In Wayland, the state-run East Middlesex project is hired only to go after larvae and treat catch basins, where West Nile carriers like the culex mosquito thrive. The town does not allow Henley’s operation to spray airborne adult mosquitoes, leaving the insects to potentially fly untouched into neighboring municipalities.

“There’s a small section of Wayland that butts up against Framingham,’’ Henley said. “I’m sure there’s some impact.’’

Wayland’s Health Department director, Steve Calichman, said the choice to not implement adult spraying was decided years ago, well before his tenure. Residents reluctant to have pesticides sprayed in town tie his hands when it comes to additional treatments, he said.

“We try and reduce the number of larvae that are going to make it into the air,’’ Calichman said. “We’ve been doing the program in, I hate to say, a very conservative manner, but that’s the way it’s been.’’

Longtime Wayland resident Linda Segal, who sits on the board of directors of an antipollution organization, the Toxics Action Center in Boston, wrote to the town’s Board of Health several times around 2003 asking members not to implement spraying for adult mosquitoes. She was reacting, she said, to head off Henley’s presentations on additional spray options available to the town.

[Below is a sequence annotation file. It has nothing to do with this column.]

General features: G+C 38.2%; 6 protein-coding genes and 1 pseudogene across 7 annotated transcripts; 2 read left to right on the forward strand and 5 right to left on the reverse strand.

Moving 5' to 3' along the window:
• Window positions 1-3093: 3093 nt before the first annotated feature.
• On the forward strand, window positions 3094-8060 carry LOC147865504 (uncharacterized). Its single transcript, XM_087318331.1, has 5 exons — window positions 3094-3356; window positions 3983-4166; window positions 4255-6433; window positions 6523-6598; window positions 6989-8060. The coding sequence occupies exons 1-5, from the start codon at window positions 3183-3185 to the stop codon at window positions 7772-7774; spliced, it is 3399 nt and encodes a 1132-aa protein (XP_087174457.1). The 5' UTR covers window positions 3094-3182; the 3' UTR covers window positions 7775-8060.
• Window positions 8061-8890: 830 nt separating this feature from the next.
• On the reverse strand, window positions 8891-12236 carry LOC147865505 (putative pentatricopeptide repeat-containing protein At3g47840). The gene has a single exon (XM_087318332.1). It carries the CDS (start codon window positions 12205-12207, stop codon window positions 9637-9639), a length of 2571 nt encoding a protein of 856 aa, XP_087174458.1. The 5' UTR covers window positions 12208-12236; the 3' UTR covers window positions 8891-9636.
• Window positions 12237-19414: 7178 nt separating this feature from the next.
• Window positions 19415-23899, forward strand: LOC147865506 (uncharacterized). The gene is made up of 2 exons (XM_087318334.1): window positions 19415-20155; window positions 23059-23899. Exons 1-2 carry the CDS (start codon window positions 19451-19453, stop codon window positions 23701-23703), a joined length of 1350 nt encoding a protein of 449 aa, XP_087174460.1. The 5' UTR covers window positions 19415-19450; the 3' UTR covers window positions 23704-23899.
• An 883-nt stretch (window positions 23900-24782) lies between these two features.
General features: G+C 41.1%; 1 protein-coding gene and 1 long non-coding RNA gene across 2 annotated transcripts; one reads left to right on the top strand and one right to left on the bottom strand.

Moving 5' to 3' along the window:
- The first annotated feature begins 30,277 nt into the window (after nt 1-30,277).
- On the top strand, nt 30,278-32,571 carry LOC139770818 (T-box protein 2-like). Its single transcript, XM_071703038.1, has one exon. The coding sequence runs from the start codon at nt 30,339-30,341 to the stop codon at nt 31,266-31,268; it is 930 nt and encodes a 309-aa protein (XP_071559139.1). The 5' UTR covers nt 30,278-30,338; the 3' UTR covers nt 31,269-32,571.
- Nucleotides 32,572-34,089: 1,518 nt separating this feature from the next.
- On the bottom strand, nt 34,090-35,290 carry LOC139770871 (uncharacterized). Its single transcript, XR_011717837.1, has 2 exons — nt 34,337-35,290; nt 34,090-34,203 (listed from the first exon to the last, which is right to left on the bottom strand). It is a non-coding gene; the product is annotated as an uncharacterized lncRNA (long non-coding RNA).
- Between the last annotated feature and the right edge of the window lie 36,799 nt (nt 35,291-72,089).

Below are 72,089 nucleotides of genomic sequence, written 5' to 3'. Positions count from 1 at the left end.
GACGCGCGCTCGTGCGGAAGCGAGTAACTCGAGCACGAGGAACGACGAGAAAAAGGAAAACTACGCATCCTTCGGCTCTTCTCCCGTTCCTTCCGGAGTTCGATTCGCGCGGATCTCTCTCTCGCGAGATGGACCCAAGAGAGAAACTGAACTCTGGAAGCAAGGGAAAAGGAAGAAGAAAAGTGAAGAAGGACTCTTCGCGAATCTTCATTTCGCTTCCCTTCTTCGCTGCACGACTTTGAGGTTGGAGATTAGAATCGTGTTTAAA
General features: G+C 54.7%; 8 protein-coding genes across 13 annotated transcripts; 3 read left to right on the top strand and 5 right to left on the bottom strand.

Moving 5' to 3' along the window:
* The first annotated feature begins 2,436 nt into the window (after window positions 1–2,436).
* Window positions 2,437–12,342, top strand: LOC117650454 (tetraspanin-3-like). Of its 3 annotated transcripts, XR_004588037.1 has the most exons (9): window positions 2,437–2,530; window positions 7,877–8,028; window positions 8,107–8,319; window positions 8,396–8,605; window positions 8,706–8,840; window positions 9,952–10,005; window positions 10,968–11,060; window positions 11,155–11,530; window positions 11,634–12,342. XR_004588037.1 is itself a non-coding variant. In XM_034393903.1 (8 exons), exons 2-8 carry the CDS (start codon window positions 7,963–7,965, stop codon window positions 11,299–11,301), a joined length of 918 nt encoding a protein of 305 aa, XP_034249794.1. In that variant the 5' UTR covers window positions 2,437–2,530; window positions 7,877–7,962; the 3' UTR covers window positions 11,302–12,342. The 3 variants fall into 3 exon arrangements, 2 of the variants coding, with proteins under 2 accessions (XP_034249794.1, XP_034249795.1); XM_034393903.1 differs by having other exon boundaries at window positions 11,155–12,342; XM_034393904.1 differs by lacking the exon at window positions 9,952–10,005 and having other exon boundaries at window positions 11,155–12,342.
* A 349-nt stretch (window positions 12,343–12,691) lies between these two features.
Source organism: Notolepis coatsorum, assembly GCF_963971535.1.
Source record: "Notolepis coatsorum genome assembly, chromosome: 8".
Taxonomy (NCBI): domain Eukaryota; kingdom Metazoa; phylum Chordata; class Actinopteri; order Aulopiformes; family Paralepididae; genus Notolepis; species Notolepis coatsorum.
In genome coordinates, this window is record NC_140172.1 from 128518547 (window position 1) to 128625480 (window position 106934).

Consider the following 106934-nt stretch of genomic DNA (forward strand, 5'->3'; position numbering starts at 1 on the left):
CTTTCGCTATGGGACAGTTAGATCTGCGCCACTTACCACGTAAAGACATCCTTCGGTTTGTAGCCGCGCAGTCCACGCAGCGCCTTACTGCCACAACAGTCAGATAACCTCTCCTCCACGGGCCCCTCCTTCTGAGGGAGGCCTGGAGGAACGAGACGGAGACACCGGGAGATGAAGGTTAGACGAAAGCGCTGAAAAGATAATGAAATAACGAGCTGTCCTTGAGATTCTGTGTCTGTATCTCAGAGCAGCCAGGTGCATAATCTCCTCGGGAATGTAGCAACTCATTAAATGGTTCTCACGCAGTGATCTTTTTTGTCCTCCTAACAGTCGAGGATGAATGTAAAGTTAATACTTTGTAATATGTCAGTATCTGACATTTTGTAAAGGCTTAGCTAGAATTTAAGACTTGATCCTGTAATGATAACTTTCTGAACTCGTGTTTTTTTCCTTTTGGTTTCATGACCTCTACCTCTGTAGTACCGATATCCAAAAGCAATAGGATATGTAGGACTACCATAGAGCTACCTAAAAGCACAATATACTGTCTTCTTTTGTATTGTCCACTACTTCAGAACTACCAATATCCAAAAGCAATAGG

“I believe they’re acting properly in taking a precautionary, principled approach,’’ Segal said of the Board of Health and current spray limits. “The whole notion is to reduce unnecessary exposure to chemical pesticides, as much as possible.’’